Beaver Hall

Beaver Hall, one of the dorm buildings in Pollock Housing Area, on Wednesday, Oct. 17, 2018.

As I refreshed my freshman Penn State e-living account and saw my assignment to Pollock Halls displayed across my phone’s screen, I thought to myself, “well, this sucks.”

I knew this was a possibility, but I had assured myself all summer that there was no way I was not going to get my preferred housing choice in East Halls.

Nearly every person I talked to after I made the decision to attend Penn State had told me I should want to live in East Halls. Even my father, an alumnus from the class of 1994, suggested that I should live there.

As my freshman year progressed, I came to realize that Pollock didn't deserve the bad rap that it has, and dare I say it, may be even better than East.

One of the primary advantages Pollock has over other residence halls is the food available to you. While the Pollock dining hall is by no means anything special, it has an OK rotation of food that can get the job done. But this is not where Pollock's superiority lies, the real prize lies in the options that you have.

Not a fan of what is on the menu at Pollock? Simply take a two to four minute detour to Redifer Commons and take your pick from the numerous options there. If you're not in the mood for a big meal or sitting in a dining hall, stop by the Made to Order section of Pollock Market or construct your own meal with the abundance of snacks and frozen food present in its aisles.


For those looking for something to eat at 2 a.m. on a Saturday night, downtown and its numerous options are only a short walk away.

Some added bonuses include Edge Coffee Bar and Late Night dining at Redifer Commons.

Not only does Pollock have a clear step up on the competition when it comes to dining options, its location may be the best of all the options for freshman housing.

Without spending a good 25 minutes of your day on buses, it is nearly impossible to avoid the long walking distances that come with attending Penn State. Luckily for residents in Pollock Halls, walking distances are considerably shorter to a number of common destinations on campus.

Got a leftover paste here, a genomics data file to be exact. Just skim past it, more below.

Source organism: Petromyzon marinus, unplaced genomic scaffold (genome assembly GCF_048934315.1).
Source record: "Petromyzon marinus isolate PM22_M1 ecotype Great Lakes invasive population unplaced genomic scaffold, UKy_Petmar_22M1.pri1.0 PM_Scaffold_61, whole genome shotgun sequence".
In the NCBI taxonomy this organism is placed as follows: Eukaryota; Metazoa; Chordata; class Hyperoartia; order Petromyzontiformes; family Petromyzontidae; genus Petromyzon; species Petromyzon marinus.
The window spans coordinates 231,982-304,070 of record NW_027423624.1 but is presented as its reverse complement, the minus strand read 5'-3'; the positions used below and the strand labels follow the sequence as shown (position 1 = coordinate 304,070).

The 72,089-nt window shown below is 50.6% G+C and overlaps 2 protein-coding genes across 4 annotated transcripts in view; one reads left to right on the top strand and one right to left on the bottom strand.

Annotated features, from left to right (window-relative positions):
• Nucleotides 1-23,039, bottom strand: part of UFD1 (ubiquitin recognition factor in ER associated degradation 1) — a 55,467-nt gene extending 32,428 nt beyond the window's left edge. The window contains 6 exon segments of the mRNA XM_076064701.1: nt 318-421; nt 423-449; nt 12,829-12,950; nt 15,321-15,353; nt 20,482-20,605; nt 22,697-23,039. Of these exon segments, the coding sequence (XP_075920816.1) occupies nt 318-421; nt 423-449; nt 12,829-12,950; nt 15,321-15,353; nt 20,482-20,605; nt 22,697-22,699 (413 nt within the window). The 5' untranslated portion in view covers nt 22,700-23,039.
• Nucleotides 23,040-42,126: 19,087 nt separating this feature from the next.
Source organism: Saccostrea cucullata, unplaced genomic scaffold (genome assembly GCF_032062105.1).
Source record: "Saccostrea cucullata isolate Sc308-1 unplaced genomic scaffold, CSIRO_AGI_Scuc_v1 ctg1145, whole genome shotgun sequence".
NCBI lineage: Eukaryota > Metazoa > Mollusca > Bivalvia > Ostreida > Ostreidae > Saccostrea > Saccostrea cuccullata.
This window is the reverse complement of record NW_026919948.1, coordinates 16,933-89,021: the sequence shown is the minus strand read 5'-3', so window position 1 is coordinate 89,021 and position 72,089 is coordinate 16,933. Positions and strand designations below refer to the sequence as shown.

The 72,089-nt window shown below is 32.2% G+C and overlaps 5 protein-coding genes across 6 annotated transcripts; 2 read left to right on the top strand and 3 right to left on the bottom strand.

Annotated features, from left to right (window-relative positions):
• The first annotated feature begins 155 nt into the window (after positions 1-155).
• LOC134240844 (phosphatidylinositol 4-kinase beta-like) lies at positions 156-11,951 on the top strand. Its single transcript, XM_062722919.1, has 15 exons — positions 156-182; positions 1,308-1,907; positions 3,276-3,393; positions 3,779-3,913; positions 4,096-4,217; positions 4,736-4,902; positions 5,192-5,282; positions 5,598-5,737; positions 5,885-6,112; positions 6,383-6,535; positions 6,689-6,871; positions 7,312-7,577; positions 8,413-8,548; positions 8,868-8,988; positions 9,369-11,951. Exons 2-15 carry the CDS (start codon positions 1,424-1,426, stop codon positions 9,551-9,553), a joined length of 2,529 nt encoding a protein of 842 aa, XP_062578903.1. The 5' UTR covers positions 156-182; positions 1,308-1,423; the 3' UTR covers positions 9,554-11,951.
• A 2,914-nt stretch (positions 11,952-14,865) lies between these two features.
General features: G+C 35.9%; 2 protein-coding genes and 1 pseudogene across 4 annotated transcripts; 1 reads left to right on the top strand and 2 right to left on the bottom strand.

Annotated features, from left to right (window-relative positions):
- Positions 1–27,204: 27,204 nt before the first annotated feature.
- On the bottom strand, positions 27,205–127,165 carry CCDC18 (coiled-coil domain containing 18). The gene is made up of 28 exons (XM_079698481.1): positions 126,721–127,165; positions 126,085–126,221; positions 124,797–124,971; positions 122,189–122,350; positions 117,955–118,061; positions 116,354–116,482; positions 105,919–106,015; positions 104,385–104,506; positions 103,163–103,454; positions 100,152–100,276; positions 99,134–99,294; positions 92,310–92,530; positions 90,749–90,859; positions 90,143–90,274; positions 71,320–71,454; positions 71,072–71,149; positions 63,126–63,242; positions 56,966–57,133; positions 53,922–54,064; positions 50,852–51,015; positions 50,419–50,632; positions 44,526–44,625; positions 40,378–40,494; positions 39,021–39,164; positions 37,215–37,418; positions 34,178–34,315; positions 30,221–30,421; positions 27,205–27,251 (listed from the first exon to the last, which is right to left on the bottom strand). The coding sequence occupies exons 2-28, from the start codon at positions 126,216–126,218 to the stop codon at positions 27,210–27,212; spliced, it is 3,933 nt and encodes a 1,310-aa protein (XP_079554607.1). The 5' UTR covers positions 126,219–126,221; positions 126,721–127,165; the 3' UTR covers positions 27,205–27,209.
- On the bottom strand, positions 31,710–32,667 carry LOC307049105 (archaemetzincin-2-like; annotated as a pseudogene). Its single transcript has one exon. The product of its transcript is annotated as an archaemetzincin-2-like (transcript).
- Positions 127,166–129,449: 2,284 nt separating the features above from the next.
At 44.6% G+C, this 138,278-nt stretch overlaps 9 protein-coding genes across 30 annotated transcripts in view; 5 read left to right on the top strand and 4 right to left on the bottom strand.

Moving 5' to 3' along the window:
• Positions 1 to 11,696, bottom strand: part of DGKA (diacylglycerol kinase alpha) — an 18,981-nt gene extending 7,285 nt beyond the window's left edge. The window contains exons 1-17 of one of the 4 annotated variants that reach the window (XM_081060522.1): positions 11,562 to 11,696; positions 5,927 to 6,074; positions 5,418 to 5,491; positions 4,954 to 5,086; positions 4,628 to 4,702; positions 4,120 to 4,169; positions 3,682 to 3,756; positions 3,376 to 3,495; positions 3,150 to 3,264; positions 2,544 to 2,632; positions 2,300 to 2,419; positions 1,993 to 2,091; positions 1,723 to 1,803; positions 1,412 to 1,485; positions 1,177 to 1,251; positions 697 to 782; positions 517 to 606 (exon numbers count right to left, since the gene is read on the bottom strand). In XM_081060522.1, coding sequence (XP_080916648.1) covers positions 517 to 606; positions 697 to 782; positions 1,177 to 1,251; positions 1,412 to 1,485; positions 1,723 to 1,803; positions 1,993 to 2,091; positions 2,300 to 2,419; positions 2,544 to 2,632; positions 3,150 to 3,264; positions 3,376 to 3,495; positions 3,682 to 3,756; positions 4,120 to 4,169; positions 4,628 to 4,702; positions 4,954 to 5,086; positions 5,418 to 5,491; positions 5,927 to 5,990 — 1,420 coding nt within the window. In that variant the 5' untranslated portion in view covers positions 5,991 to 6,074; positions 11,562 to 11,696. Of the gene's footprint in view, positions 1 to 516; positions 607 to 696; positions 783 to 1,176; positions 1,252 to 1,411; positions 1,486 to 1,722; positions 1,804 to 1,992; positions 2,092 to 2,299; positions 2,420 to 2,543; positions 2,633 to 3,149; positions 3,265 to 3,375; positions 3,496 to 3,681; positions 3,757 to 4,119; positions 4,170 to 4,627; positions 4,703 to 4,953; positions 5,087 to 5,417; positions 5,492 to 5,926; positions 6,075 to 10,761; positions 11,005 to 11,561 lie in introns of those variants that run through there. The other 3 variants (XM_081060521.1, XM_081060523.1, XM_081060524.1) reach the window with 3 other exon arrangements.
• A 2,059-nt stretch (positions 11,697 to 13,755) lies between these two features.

Pollock offers a walking distance advantage when it comes to getting to common classroom buildings such as Thomas, Willard, labs and the HUB-Robeson Center.

The residence hall complex is also close to several other underutilized buildings such as the White Building, an older but less crowded alternative to the IM Building if you want to exercise, as well as Pollock Testing Center. This proximity to the testing center not only helps when taking exams, but also helps when a student might want to work on a desktop. The second floor of the testing center contains a computer lab that is often very quiet and a great place to study.


While Pollock does have a lot going for it, nothing can be perfect. The unavoidable fault that resides in every hall in the complex are the dorms themselves.

They’re old, not very big, and of course they contain the dreaded communal bathrooms.

While the thought of these ancient dwellings may cause many to wish they lived elsewhere, the situation really is not all that bad.

Yes, the dorms aren't pretty, but the reality I soon found out was that the conditions you live in don’t really matter all that much.

Between, class, eating, clubs, studying and some form of exercise on most days, keeping yourself busy and out of the dorms is a relatively easy task. Inside the dorms, the luxury around you really is really not a huge factor considering 99% of your time will be spent at the desk or bed in the room.

To avoid the lower quality dorms in Pollock, you can also utilize the supplemental rooms attached to most floors.

The supplemental rooms are easily three times the size of normal dorms that can house four to eight people. If there are people living there, befriend them and take advantage of their gigantic room to hang out in.

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